HC Deb 15 December 1981 vol 15 cc140-1
7. Mr. Ron Brown

asked the Secretary of State for Employment how many engineering apprentices have lost their jobs during the past 12 months.

The Under-Secretary of State for Employment (Mr. Peter Morrison)

Complete figures are not available, but between 22 November 1980 and 13 November 1981 the Engineering Industry Training Board received reports of 2,648 engineering apprentices being made redundant.

Mr. Brown

Does the Under-Secretary appreciate that the engineering industry is facing a crisis? Is he aware that it has been reported that each month about 200 apprentices are losing their jobs? Those are the ones we know about. Does he appreciate that many employers are using the so-called training schemes—the cheap labour schemes—in preference to giving youngsters real jobs as apprentices? Is it not time that the Government laid down a quota and insisted that employers should take on the recognised number of apprentices? Is that not essential, or is it a matter for the trade union movement to take up and force the Government to adopt, because—

Mr. Speaker

Order. The hon. Gentleman has taken enough time for two supplementary questions.

Mr. Morrison

I am sure that the hon. Gentleman is aware that the Government have earmarked a substantial amount of money—more than £20 million—to help the engineering industry to recruit apprentices. He may also be aware that this year 4,000 people are being trained in addition to those being trained by employers.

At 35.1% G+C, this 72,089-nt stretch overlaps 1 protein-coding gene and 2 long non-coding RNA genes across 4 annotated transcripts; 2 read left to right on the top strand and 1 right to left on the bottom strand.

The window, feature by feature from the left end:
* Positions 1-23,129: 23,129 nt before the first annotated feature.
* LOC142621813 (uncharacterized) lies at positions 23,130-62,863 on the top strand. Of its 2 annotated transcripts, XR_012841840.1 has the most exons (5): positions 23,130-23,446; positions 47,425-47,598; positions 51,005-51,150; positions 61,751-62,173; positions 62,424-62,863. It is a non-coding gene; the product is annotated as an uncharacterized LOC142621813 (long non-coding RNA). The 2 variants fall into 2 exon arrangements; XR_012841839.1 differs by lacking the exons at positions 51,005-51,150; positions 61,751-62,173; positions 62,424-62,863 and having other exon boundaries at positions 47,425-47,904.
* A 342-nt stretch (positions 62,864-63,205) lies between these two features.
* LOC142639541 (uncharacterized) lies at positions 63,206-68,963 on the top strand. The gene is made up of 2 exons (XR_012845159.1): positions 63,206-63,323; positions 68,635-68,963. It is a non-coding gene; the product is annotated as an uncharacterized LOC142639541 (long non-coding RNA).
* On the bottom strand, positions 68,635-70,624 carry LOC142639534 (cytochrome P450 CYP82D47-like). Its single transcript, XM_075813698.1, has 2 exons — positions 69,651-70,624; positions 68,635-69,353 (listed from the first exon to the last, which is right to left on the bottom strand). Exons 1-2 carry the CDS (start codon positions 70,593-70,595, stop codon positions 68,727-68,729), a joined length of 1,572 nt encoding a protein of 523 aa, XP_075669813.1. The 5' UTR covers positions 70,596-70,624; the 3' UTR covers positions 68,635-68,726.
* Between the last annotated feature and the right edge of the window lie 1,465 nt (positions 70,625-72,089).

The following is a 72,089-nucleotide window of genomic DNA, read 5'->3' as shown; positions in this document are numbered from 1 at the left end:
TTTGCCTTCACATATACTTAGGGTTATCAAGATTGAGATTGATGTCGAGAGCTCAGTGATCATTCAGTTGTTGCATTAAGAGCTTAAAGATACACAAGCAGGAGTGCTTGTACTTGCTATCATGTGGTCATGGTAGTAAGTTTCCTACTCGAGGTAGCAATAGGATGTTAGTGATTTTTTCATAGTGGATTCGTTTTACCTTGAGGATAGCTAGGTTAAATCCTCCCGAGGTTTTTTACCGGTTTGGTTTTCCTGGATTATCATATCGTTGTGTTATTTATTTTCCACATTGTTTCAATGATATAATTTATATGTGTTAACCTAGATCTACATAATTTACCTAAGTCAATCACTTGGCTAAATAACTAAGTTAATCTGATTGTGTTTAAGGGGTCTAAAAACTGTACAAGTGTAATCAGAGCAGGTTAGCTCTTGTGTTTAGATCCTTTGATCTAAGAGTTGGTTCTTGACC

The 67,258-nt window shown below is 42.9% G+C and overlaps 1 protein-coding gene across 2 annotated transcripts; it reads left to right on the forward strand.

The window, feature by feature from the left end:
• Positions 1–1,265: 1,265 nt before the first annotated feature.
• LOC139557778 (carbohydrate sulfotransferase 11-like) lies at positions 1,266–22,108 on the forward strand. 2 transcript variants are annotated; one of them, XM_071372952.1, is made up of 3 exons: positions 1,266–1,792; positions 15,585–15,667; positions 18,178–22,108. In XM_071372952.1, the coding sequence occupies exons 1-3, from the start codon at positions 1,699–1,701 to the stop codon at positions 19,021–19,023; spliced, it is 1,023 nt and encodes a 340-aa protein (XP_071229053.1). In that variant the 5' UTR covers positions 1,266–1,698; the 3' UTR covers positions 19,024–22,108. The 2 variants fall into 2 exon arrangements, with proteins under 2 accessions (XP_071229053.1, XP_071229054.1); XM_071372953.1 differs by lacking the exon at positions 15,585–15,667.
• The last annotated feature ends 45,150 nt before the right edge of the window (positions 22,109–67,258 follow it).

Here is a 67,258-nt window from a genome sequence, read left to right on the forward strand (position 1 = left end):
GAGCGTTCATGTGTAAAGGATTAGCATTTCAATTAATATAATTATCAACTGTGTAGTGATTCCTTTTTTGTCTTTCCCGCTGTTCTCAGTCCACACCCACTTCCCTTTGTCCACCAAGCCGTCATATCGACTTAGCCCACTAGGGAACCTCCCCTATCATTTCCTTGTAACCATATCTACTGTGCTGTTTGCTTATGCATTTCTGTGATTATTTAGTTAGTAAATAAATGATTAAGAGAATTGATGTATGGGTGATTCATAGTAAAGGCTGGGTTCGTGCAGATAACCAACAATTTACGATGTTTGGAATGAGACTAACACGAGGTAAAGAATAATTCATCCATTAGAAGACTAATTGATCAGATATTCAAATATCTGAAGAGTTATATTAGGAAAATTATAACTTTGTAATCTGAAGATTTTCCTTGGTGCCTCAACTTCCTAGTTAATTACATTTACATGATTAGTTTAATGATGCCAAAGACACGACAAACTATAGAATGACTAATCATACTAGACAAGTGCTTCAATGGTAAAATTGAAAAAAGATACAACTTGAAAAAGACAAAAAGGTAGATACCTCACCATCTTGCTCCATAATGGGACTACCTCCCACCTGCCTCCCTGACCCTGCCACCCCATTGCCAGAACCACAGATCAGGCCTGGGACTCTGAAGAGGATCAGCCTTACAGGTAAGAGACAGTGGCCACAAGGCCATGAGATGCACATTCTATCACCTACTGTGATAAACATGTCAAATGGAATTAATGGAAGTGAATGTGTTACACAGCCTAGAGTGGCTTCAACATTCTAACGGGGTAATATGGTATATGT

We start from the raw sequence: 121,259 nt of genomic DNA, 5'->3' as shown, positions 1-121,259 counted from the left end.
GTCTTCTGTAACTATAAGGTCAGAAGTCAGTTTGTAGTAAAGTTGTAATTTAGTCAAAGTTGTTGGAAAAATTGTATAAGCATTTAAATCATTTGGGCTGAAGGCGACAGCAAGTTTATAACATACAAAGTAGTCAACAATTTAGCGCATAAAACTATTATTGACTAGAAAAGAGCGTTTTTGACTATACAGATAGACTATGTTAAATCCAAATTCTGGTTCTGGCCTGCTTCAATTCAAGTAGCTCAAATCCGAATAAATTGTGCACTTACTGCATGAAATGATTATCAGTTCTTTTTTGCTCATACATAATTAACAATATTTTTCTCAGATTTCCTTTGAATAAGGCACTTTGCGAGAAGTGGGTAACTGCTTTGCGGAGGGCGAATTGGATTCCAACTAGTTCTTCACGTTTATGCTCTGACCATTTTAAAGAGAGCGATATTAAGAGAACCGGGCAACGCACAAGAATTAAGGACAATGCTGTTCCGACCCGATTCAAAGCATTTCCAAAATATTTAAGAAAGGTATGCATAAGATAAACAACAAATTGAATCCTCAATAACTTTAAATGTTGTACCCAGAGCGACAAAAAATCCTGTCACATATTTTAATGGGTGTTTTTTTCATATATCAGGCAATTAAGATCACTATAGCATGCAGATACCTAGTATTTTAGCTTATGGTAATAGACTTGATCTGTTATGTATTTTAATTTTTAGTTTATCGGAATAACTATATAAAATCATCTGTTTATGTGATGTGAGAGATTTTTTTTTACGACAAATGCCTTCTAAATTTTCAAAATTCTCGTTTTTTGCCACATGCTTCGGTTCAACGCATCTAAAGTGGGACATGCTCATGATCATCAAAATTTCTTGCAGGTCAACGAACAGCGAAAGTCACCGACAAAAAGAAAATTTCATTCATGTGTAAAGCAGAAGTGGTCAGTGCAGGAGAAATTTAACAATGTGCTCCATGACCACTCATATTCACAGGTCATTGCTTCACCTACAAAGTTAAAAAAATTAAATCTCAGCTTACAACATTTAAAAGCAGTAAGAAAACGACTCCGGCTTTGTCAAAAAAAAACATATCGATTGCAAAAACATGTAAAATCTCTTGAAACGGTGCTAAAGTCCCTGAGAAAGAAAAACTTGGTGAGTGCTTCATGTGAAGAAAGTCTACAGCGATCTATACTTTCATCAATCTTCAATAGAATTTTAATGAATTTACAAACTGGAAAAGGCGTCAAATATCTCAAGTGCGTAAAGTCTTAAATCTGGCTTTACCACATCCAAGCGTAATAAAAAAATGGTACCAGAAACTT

Mr. John Townend

Does my hon. Friend agree that if employers and the trade unions could agree to reduce the starting rates for apprentices to below £40, so that employers can take advantage of the Government's £15 a week subsidy, there would be more apprenticeship opportunities for young people?

Mr. Morrison

I agree with my hon. Friend that one reason why there are not so many opportunities is that wages for school leavers are disproportionately high.

Mr. Foster

Will the Under-Secretary now unreservedly condemn the sacking of apprentices and pledge to bring forward a scheme and sufficient money for them to continue their training until they have finished their apprenticeships?

Mr. Morrison

As I said earlier, the Government have earmarked a substantial sum of money to help apprentices who are made redundant, of whom there were 2,800 this year, with more money to be made available, if necessary.

Mr. Barry Jones

Notwithstanding the appalling shortfall, what is the Under-Secretary doing directly to help ethnic minorities to obtain engineering apprenticeships?

Mr. Morrison

Opportunities are open to every member of the community. I wish to ensure that that continues to be so.